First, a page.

“The Man Who Used to Hunt Cougars for Bounty” by Richard Beyer
“Bayview Station” by George Trakas. This was made from railroad track and wood, hence the name, Bayview Station. It also looked out over the bay, making a great hang out spot.
“Bayview Station,” WWU Outdoor Sculpture Garden
“Wright’s Triangle” by Richard Serra. This makes for an awesome hide and seek type game!

“Log Ramps” by Lloyd Hamrol. I think this is the same family that was climbing on one of the previous sculptures.
“Stadium Piece” by Bruce Nauman. This one just makes you want to run to it. Kids were on it and under it…
“Stadium Piece”

We’ve seen this next one for many years but have never gone up to it and inside it. It has a quality like no other. It is titled, “Stone Enclosure: Rock Rings” by Nancy Holt. I felt an inner quiet immediately come over me like never before.

“Stone Enclosure: Rock Rings” by Nancy Holt. The setting is breath-taking.
“Stone Enclosure: Rock Rings”
Looking all the way through to the green beyond…
Contrast between styles…

The map takes you all the way to Fairhaven College. This is not to be missed. The campus is designed in such a way that you feel you are at a mountain retreat. It would be great place to have a picnic lunch…
After Fairhaven College, you walk over to the state-of-the-art Wade King Student Recreation Center. Wade King lost his life as a youngster in the catastrophic Whatcom Falls Park fire. His family has given countless dollars, in his name, to promote the education of youth in Whatcom County. I was struck by the symmetry of the flags leading to the Center and the next sculpture, a water sculpture, dedicated to all those who served in WW II.

Wide open walkway leading to the Wade King Student Recreation Center, WWU

Here is a  video of the water sculpture, “Rain Forest,” by James Fitzgerald at Wade King Student Recreation Center, WWU.

and another…

Here are a couple more of interest. One is inside the library. One is below a sky bridge of sorts, which given the layout of the sculpture was the best place to view it.

“Minds Eye” by Mark Di Suvero is inside the library. You can see it through the window as you approach.
“Untitled” by Meg Webster as seen from above.
These playful turtle-like characters, found in Haskell Plaza, are titled “Feats of Strength” by Tom Otterness.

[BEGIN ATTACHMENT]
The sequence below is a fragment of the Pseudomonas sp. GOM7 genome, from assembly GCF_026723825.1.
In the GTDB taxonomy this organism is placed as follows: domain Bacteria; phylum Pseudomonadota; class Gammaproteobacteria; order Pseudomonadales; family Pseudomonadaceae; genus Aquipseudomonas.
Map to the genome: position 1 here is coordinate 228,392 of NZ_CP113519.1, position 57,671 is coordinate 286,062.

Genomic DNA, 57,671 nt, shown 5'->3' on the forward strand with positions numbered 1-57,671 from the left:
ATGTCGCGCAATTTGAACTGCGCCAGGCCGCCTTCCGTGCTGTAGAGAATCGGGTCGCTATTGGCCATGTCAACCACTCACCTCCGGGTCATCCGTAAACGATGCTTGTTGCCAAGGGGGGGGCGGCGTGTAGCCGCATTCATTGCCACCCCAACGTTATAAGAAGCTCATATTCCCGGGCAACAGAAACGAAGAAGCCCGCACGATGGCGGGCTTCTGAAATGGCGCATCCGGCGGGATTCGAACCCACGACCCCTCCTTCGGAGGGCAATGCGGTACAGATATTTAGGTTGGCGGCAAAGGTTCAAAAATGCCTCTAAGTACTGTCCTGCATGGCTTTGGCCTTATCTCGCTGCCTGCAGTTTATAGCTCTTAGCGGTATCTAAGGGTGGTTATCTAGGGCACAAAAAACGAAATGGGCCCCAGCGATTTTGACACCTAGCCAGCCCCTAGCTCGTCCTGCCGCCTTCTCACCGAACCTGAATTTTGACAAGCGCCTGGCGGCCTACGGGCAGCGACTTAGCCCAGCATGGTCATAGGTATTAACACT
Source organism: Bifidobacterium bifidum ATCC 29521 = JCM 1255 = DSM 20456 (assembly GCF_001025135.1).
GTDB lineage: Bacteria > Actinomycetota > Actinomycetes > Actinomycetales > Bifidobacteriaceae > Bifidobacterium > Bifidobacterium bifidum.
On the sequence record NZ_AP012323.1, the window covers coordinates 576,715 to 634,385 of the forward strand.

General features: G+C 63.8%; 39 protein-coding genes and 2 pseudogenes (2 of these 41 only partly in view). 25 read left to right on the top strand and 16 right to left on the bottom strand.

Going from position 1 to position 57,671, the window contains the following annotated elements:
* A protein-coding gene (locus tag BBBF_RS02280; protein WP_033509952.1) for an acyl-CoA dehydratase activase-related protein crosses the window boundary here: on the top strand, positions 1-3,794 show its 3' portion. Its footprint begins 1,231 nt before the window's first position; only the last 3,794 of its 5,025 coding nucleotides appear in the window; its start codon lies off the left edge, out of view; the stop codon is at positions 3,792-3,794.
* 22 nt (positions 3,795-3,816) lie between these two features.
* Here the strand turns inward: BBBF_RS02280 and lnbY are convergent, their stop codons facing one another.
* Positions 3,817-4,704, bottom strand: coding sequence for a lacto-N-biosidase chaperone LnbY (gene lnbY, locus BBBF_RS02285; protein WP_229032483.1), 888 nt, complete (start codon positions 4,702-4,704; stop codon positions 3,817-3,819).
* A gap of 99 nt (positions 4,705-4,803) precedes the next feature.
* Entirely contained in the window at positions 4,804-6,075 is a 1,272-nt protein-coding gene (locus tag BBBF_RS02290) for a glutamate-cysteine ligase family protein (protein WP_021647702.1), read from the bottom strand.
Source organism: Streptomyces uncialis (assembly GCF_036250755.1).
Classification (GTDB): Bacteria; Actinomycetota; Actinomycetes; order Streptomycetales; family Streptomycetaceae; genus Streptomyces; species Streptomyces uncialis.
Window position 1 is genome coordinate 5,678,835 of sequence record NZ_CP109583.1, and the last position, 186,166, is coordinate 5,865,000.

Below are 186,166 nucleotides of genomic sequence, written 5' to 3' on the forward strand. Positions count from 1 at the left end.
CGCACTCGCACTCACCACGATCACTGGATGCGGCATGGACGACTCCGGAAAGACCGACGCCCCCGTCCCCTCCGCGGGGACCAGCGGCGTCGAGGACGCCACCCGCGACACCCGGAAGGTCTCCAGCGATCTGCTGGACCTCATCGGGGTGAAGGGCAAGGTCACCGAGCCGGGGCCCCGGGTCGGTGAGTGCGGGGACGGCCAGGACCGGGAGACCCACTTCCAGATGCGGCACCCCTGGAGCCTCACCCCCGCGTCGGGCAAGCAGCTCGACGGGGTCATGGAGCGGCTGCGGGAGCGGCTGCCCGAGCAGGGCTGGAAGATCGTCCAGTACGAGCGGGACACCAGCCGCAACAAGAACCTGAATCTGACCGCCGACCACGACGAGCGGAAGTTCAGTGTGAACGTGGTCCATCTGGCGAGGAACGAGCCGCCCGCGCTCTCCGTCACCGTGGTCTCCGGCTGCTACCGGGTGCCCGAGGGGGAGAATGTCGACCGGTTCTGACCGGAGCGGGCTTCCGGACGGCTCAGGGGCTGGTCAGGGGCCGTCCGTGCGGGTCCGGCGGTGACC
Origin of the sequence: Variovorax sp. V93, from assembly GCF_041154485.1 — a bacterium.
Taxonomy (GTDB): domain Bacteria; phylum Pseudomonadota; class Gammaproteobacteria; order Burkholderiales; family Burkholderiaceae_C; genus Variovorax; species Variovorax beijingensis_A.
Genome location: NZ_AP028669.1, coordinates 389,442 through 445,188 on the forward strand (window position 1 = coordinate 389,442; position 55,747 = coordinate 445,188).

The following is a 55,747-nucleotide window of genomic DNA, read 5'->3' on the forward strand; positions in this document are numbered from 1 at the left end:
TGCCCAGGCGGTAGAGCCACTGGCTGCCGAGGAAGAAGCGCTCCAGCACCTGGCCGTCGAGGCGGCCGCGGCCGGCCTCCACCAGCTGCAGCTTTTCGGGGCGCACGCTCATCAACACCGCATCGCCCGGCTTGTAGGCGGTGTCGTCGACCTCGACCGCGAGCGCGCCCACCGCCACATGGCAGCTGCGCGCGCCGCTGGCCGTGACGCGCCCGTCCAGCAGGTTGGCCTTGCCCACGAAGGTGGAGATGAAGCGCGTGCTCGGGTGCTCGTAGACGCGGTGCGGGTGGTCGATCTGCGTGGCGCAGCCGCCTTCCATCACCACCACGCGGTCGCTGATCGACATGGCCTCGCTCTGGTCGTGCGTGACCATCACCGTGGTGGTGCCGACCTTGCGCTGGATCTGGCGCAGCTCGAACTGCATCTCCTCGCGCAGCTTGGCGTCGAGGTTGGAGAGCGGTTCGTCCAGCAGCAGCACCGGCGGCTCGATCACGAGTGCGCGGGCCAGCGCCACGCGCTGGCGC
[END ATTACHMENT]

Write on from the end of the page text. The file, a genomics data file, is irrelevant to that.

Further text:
Pretty cute…

As you can see, this is a wonderful walk. The pictures in this post are just a handful of the entire collection. The campus is built on the side of a hill so the walker can get their muscles working. The sculptures are varied and artistically and thoughtfully created and placed. They are truly beautiful and inspiring. I ended up buying lunch from one of the vendors outside the student union and ate at a picnic table on the plaza outside the Performing Arts Center with it’s fabulous view of the bay. The book store is worth a look too. I was on campus for about 3 hours total. This is a wonderful walk for visitors and locals alike!

Happy Walking!
Yours Truly,


My lunch spot, with Bellingham Bay below, on the plaza outside The Performing Arts Center at Western Washington University, Bellingham, Washington





7 thoughts on “The Western Washington University Outdoor Sculpture Collection Walk

  1. C Sachs July 21, 2017 / 3:02 pm

    Thank you Ann!!



    • bellinghamwalks July 21, 2017 / 5:36 pm

      Maybe you can do some or all of this walk when you visit next month!


  2. Julie Selleck July 21, 2017 / 5:29 pm

    I’m so glad you’re out and about more. ☺️ I have missed your writing. What a beautiful place and sculptures. As usual thank you so much for sharing.  See you soon!⭕️❌

    Sent from Yahoo Mail for iPhone


    • bellinghamwalks July 21, 2017 / 5:37 pm

      I’m looking forward to seeing everyone too! Lots of love,


  3. onemassageatatime July 22, 2017 / 5:46 am

    It’s nice to see a post on a walk, Ann! I am so sorry this has been such a long haul for you, but glad that you are slowly coming out of it and getting back out there. What a change from the past two summers, yes?

    Keep on taking care of yourself! Good luck with the summer of continued healing. Let me know when you want to come back for another round of massage. 🙂

    Kathie >


  4. artmaker85 July 23, 2017 / 11:39 am

    Incredible sculptures and art. Interesting campus and beautiful gardens. No wonder you chose this walk after a long recoup. See you and Aaron in August! Love, Lynne